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By Samson Habte
Nov. 30 — An attorney dealing with someone who appears to be handling a matter pro se should not communicate directly with that person if there are indications the individual has received legal assistance in the matter on a limited-scope basis, the ABA's ethics committee advised Nov. 30.
The opinion grapples with an ethical dilemma lawyers face when dealing with pro se opponents who may have received “unbundled” legal assistance on one or more aspects of a dispute or transaction.
The opinion notes that it is often unclear whether a lawyer's communications with an ostensibly pro se party who may be partially represented are governed by Model Rule 4.2, which forbids direct contact with represented persons, or Model Rule 4.3, which generally permits communication with unrepresented persons.
The committee said an attorney in this scenario faces a quandary: “May the lawyer assume that such persons are proceeding without the aid of counsel and, therefore, speak directly to them about the matter under Model Rule 4.3, or should the lawyer first ask whether they are represented in the matter and then proceed accordingly under either Rule 4.2 or 4.3?”
Rule 4.2 requires lawyers to obtain the consent of opposing counsel or legal authorization before communicating with a person the lawyer “knows” to be represented in a matter.
The committee noted that “while the black letter of Model Rule 4.2 does not include a duty to ask whether a person is represented by counsel,” a lawyer's “knowledge that the person has obtained some degree of legal representation may be inferred from the facts.”
Accordingly, the committee recommended that lawyers inquire whether an ostensibly pro se party is in fact represented by counsel when there are indications the person has received some form of legal advice in the matter.
Lawyers must be attuned to clues that suggest a purportedly pro se party has received legal help, the committee said. Such clues, it said, include when the person produces a litigation pleading or a transactional document “that appears to have been prepared by a lawyer.”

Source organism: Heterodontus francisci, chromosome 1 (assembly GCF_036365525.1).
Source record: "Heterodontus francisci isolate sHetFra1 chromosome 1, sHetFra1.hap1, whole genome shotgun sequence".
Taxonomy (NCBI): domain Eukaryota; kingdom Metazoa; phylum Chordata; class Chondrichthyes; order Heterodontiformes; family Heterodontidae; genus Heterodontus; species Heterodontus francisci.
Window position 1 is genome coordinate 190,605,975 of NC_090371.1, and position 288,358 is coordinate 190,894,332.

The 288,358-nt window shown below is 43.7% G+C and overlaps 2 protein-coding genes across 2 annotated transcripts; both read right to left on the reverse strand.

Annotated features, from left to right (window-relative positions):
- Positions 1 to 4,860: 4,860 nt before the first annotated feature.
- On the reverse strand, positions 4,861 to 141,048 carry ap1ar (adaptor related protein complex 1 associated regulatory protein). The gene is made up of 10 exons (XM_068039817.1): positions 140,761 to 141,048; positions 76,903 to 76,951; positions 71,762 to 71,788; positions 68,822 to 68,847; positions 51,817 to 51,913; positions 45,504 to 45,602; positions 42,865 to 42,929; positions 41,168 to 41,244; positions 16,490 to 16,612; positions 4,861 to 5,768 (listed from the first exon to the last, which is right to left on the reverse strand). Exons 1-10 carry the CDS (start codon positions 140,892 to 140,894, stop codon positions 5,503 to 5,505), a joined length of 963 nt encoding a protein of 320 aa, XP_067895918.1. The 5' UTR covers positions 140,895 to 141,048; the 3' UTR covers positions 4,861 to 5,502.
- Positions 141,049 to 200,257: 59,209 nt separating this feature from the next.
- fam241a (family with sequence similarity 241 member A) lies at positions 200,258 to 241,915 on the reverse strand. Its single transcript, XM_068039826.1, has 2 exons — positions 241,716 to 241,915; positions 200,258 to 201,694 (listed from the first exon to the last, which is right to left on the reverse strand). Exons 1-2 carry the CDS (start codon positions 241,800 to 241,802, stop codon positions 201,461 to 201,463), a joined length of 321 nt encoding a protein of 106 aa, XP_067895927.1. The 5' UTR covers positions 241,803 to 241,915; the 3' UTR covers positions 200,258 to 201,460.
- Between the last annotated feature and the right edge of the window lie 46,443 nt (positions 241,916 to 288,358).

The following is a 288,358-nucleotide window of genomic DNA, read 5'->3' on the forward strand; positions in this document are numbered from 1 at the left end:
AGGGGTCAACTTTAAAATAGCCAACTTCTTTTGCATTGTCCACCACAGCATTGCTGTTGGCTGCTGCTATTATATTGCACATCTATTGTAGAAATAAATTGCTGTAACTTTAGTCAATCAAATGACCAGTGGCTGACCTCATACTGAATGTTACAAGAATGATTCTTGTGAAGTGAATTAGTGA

The committee also warned that lawyers who breach Rule 4.2 by directly communicating with a person about matters for which that person has received counsel face serious potential consequences. These include “potential disciplinary complaints, motions to disqualify, motions to exclude testimony, and monetary sanctions, all of which could impede a client's matter,” it said.
According to the opinion, if a pro se individual indicates that she is receiving limited-scope assistance, Rule 4.2 prohibits direct communications about any “issue, decision, or action” for which the person is represented.
“On aspects of the matter for which representation has been completed and the lawyer providing limited-scope services is not expected to reemerge to represent the client, a lawyer may communicate directly with the other person,” as those discussions would be covered by Rule 4.3, the committee said.
The committee acknowledged, however, that a lawyer may not be able to get enough details out of a pro se party to make a determination whether Rule 4.2 or Rule 4.3 applies. In that scenario, it said, “the lawyer should contact opposing counsel to determine the issues on which the inquiring lawyer may not communicate directly with the client receiving limited-scope services.”
The opinion focuses largely on the duties of lawyers who deal with people who have received limited-scope representation.
However, it also includes a recommendation for lawyers who provide unbundled services: memorialize limitations on the scope of the representation.
“[A]lthough not required by Rule 1.2(c), the Committee recommends that when lawyers provide limited-scope representation to a client, they confirm with the client the scope of the representation—including the tasks the lawyer will perform and not perform—in writing that the client can read, understand, and refer to later,” the opinion states.
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As ABA Formal Op. 472 indicates, neither Model Rule 4.2 nor Model Rule 4.3 provides black-letter guidance on whether a lawyer may directly communicate with a client's pro se opponent who may have received some form of limited-scope services from an attorney.
But an August 2014 white paper from the ABA Standing Committee on the Delivery of Legal Services indicates that at least 13 states “have amended their counterpart rules, giving direction to lawyers who oppose self-represented litigants in court.”
According to the committee's survey, nine of these jurisdictions—Alaska, Colorado, Florida, Iowa, Maine, Missouri, New Hampshire, Utah and Washington—“[a]llow counsel to presume the opposing party is unrepresented (and thus allow counsel to communicate with the opposing party) unless the lawyer for the otherwise self-represented party informs counsel otherwise.”
In addition, three of them—Florida, Utah and Washington—also “[a]llow counsel to presume the opposing party is unrepresented (and prohibit opposing counsel from giving the opposing party advice) unless the lawyer for the otherwise self-represented party informs opposing counsel in writing.”
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